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Chaplains help hurricane survivors deal with grief, loss

LINK: Click to open full size version of image
Courtesy of the Rev. Hugh Maddry

The Rev. Hugh Maddry tours the VA center in Gulfport, Miss.
Nov. 9, 2005

A UMNS Feature
By Kathy L. Gilbert*

Hurricane Katrina has left thousands of people with “spiritual gaps” that will be hard to fill, says the Rev. Hugh Maddry, director of the National Chaplain Center for the Department of Veterans Affairs.

Some of the people on the frontlines working to fill those gaps are chaplains for the 176 Veterans Affairs centers across the United States.

“The grief is enormous,” Maddry says. Bodies are still being found, and families are facing the possibility they may never be able to identify loved ones.

“It is hard to bring closure when there is no body,” he says. “There will be no burial, no grave … there is just nothing. Those spiritual gaps — those huge gaps in one’s journey — are very difficult to bridge.”

Maddry, a United Methodist pastor and former hospital chaplain, directs the chaplaincy program for the Veterans Affairs centers. Based in Hampton, Va., he has a corps of 1,000 chaplains. He has made two trips to the Gulf Coast and deployed several chaplains to the area to provide pastoral care for those traumatized by the storms.

On his latest trip in late October, he worked with the Air National Guard on morgue detail duty. Searchers found bodies that had been undiscovered for more than a month because of brush and debris.

“You think you are trained to deal with grief and death, but you cannot even imagine what it is like until you get into it,” Maddry says. “I don’t care how many skills a chaplain has clinically, there are times when you wonder if those skills are even present in your life — you don’t feel them.”

One particular incident stands out in his mind. An 8-year-old boy came into the morgue with his uncle looking for his parents. Their bodies were later found in another location.

“It is just gut wrenching, heart wrenching to see that,” the chaplain says. “I don’t think you ever prepare yourself for a morgue detail. Day in and day out, hour in and hour out of watching people try to identify bodies … it is just very, very difficult.”

LINK: Click to open full size version of image
Courtesy of the Rev. Hugh Maddry

Hurricane Katrina left behind miles of destruction that will take years of recovery.
The National Chaplain Center was called on by the Department of Health and Human Services to develop a spiritual protocol in the aftermath of the storms. According to the protocol, a chaplain is to be present in the morgue when a body arrives. Chaplains are also on hand in the family assistance center as a “spiritual presence.”

“When people come to identify bodies, we want to ensure that there is dignity and respect and the presence of a spiritual person,” Maddry says. Every attempt is made to provide the bereaved with a spiritual care professional from his or her faith tradition. Pastoral support is provided in an ecumenical fashion if someone from that faith tradition can’t be found, he explains.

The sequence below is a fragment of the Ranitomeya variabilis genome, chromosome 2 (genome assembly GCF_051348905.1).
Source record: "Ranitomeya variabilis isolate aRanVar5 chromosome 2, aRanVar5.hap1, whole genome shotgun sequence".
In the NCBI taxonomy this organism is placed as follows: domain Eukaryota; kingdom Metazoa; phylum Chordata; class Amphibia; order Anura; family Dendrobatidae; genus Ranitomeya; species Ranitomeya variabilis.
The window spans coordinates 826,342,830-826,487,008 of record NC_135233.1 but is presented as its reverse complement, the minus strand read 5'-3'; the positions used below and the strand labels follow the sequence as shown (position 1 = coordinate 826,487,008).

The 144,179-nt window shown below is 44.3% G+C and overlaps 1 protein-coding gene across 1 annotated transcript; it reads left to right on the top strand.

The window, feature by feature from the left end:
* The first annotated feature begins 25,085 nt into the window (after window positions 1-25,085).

“I guess the hardest part for me was when people would say, ‘Chaplain, Why?’ It is a question I struggle with. I know in the midst of all this God is present, but helping these people feel God’s presence in the midst of this tragic disaster is a very complicated thing to do.”

Maddry continues to provide pastoral support to many of the chaplains in New Orleans and Mississippi who were also victims of the hurricanes. “In a real sense it has been the wounded caring for the wounded,” he says.

The VA hospital in New Orleans was flooded, and the one in Gulfport, Miss., was flattened, Maddry says. Both facilities are closed and the staff sent to other hospitals or outpatient clinics.

Veterans Affairs set up seven mobile clinics in Louisiana and Mississippi to care for the many veterans and others along the Gulf Coast who were displaced by Hurricanes Katrina and Rita. Two medical shelters were set up in Waco and Marlin, Texas. The Texas shelters have now been merged into one in Waco. The shelter treats 40 to 50 people a day, he says. Three chaplains are assigned to it.

Since 9/11, Maddry says 300 VA hospital chaplains have been trained and certified in emergency preparedness. When Hurricanes Katrina and Rita hit the Gulf Coast, he got the call that chaplains were needed.

The storms equalized everyone along the Gulf Coast; they are all “have-nots,” he says. Million-dollar homes and modest dwellings alike were wiped out.

“I think we are looking at months and months and months of people grieving,” he says. “Some people have not even been able to talk about issues until now, and some don’t know yet the fate of their loved ones — they just don’t know where they are.”

*Gilbert is a United Methodist News Service news writer based in Nashville, Tenn.

News media contact: Kathy L. Gilbert, Nashville, Tenn., (615) 742-5470 or

Audio Interview with the Rev. Hugh Maddry

"It is gut-wrenching."

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